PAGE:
Running Key Cipher

The Running Key cipher has the same internal workings as the Vigenère cipher. The difference lies in how the key is chosen; the Vigenère cipher uses a short key that repeats, whereas the running key cipher uses a long key such as an excerpt from a book. This means the key does not repeat, making cryptanalysis more difficult. The cipher can still be broken though, as there are statistical patterns in both the key and the plaintext which can be exploited.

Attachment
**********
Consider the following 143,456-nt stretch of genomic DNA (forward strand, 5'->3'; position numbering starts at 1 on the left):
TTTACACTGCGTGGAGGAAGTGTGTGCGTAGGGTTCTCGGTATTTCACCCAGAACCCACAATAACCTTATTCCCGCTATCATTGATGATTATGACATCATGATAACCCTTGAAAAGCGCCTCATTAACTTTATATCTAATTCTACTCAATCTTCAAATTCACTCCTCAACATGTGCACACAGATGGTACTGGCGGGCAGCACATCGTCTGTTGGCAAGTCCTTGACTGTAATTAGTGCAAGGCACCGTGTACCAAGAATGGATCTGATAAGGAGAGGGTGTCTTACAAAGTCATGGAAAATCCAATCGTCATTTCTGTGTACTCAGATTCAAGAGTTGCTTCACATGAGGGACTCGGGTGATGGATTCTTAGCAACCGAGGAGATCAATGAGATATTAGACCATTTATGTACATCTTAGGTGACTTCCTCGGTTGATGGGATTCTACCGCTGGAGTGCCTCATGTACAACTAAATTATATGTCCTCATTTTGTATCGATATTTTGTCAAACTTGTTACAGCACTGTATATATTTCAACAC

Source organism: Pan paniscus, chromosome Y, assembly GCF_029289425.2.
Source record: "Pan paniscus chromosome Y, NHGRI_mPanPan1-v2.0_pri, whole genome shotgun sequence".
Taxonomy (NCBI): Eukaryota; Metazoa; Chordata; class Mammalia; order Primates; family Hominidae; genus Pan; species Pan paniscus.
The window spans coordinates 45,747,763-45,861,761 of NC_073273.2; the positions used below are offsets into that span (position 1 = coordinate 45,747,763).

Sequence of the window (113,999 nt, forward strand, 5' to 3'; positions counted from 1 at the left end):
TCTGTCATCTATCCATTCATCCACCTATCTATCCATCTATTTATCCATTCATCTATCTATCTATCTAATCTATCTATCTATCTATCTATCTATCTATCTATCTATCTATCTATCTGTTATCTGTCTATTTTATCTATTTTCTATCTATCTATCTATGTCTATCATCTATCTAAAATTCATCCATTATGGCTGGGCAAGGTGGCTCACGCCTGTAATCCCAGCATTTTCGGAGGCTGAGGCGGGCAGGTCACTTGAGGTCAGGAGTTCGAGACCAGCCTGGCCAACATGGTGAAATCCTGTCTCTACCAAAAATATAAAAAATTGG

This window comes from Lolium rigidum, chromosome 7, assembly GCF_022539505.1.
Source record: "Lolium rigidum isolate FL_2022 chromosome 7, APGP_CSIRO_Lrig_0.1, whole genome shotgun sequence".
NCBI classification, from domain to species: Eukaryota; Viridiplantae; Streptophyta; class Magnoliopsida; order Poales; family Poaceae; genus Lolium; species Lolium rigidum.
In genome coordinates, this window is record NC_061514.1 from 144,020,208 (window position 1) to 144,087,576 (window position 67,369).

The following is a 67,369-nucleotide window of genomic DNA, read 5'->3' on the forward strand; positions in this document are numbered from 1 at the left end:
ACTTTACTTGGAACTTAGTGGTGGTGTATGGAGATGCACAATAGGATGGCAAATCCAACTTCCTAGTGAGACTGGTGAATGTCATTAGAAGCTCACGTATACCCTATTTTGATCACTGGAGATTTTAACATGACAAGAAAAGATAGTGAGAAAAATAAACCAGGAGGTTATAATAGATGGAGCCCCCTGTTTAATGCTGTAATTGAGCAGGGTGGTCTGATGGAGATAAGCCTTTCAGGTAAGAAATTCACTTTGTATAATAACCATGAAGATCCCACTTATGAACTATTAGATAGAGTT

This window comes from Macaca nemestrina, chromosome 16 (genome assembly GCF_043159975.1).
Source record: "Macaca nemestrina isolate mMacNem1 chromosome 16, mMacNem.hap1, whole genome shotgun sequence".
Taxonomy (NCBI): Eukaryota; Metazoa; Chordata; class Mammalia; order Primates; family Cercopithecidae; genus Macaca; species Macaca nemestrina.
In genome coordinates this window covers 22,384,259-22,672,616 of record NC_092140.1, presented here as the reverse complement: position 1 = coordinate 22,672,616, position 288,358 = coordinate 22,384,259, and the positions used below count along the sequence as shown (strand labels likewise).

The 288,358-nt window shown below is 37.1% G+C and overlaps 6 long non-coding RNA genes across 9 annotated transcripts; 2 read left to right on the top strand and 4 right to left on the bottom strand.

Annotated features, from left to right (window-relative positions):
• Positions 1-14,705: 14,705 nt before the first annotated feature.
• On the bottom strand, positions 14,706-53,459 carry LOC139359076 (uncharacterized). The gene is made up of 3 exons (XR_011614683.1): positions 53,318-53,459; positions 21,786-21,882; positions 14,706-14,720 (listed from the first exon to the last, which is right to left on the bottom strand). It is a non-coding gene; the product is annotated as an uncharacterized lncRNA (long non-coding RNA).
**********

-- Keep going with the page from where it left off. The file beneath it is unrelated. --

If the key for the running key cipher comes from a statistically random source, then it becomes a 'one time pad' cipher. One time pads are theoretically unbreakable ciphers, because every possible decryption is equally likely.


Running Key:


The 'key' for a running key cipher is a long piece of text, e.g. an excerpt from a book. The running key cipher uses the following tableau (the 'tabula recta') to encipher the plaintext: